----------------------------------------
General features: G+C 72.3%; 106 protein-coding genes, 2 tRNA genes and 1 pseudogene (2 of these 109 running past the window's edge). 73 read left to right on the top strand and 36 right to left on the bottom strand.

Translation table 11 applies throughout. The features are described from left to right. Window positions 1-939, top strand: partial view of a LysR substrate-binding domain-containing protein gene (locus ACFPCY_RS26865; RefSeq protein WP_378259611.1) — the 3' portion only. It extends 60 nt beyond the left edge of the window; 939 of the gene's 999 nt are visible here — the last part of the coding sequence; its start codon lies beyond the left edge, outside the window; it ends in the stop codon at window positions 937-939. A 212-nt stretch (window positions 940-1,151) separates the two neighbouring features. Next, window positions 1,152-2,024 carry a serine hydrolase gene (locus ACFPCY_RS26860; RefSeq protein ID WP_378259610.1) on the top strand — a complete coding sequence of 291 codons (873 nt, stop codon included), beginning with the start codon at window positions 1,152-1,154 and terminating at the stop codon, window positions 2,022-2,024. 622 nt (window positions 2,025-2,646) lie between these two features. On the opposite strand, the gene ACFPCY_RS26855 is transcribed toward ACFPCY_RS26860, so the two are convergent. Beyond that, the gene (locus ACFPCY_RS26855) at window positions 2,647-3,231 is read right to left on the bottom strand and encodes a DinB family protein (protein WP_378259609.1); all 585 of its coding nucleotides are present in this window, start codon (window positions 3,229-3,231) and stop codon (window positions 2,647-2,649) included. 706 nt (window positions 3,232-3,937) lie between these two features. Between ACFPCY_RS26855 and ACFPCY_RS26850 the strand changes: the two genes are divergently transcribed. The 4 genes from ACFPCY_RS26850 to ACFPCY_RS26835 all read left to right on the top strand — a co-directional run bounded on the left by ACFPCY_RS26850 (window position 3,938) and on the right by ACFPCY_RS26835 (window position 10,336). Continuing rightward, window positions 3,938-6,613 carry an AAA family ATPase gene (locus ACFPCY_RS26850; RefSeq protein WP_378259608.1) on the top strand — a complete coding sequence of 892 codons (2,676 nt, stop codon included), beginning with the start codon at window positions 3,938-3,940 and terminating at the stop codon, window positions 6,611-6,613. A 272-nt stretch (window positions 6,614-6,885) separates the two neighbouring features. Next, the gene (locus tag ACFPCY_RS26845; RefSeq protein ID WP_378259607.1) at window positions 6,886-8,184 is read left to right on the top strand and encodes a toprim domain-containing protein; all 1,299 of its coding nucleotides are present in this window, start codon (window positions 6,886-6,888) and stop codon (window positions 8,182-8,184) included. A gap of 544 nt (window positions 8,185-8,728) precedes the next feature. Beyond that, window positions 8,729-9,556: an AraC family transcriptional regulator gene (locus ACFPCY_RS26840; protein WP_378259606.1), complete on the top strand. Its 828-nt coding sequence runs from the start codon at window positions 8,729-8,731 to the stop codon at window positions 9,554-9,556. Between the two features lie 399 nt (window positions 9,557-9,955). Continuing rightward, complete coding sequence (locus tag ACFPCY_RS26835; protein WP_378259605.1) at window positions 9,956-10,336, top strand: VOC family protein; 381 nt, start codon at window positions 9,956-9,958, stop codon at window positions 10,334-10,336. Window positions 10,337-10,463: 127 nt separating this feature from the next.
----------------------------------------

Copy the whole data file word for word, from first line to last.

General features: G+C 72.3%; 106 protein-coding genes, 2 tRNA genes and 1 pseudogene (2 of these 109 running past the window's edge). 73 read left to right on the top strand and 36 right to left on the bottom strand.

Translation table 11 applies throughout. The features are described from left to right. Window positions 1-939, top strand: partial view of a LysR substrate-binding domain-containing protein gene (locus ACFPCY_RS26865; RefSeq protein WP_378259611.1) — the 3' portion only. It extends 60 nt beyond the left edge of the window; 939 of the gene's 999 nt are visible here — the last part of the coding sequence; its start codon lies beyond the left edge, outside the window; it ends in the stop codon at window positions 937-939. A 212-nt stretch (window positions 940-1,151) separates the two neighbouring features. Next, window positions 1,152-2,024 carry a serine hydrolase gene (locus ACFPCY_RS26860; RefSeq protein ID WP_378259610.1) on the top strand — a complete coding sequence of 291 codons (873 nt, stop codon included), beginning with the start codon at window positions 1,152-1,154 and terminating at the stop codon, window positions 2,022-2,024. 622 nt (window positions 2,025-2,646) lie between these two features. On the opposite strand, the gene ACFPCY_RS26855 is transcribed toward ACFPCY_RS26860, so the two are convergent. Beyond that, the gene (locus ACFPCY_RS26855) at window positions 2,647-3,231 is read right to left on the bottom strand and encodes a DinB family protein (protein WP_378259609.1); all 585 of its coding nucleotides are present in this window, start codon (window positions 3,229-3,231) and stop codon (window positions 2,647-2,649) included. 706 nt (window positions 3,232-3,937) lie between these two features. Between ACFPCY_RS26855 and ACFPCY_RS26850 the strand changes: the two genes are divergently transcribed. The 4 genes from ACFPCY_RS26850 to ACFPCY_RS26835 all read left to right on the top strand — a co-directional run bounded on the left by ACFPCY_RS26850 (window position 3,938) and on the right by ACFPCY_RS26835 (window position 10,336). Continuing rightward, window positions 3,938-6,613 carry an AAA family ATPase gene (locus ACFPCY_RS26850; RefSeq protein WP_378259608.1) on the top strand — a complete coding sequence of 892 codons (2,676 nt, stop codon included), beginning with the start codon at window positions 3,938-3,940 and terminating at the stop codon, window positions 6,611-6,613. A 272-nt stretch (window positions 6,614-6,885) separates the two neighbouring features. Next, the gene (locus tag ACFPCY_RS26845; RefSeq protein ID WP_378259607.1) at window positions 6,886-8,184 is read left to right on the top strand and encodes a toprim domain-containing protein; all 1,299 of its coding nucleotides are present in this window, start codon (window positions 6,886-6,888) and stop codon (window positions 8,182-8,184) included. A gap of 544 nt (window positions 8,185-8,728) precedes the next feature. Beyond that, window positions 8,729-9,556: an AraC family transcriptional regulator gene (locus ACFPCY_RS26840; protein WP_378259606.1), complete on the top strand. Its 828-nt coding sequence runs from the start codon at window positions 8,729-8,731 to the stop codon at window positions 9,554-9,556. Between the two features lie 399 nt (window positions 9,557-9,955). Continuing rightward, complete coding sequence (locus tag ACFPCY_RS26835; protein WP_378259605.1) at window positions 9,956-10,336, top strand: VOC family protein; 381 nt, start codon at window positions 9,956-9,958, stop codon at window positions 10,334-10,336. Window positions 10,337-10,463: 127 nt separating this feature from the next.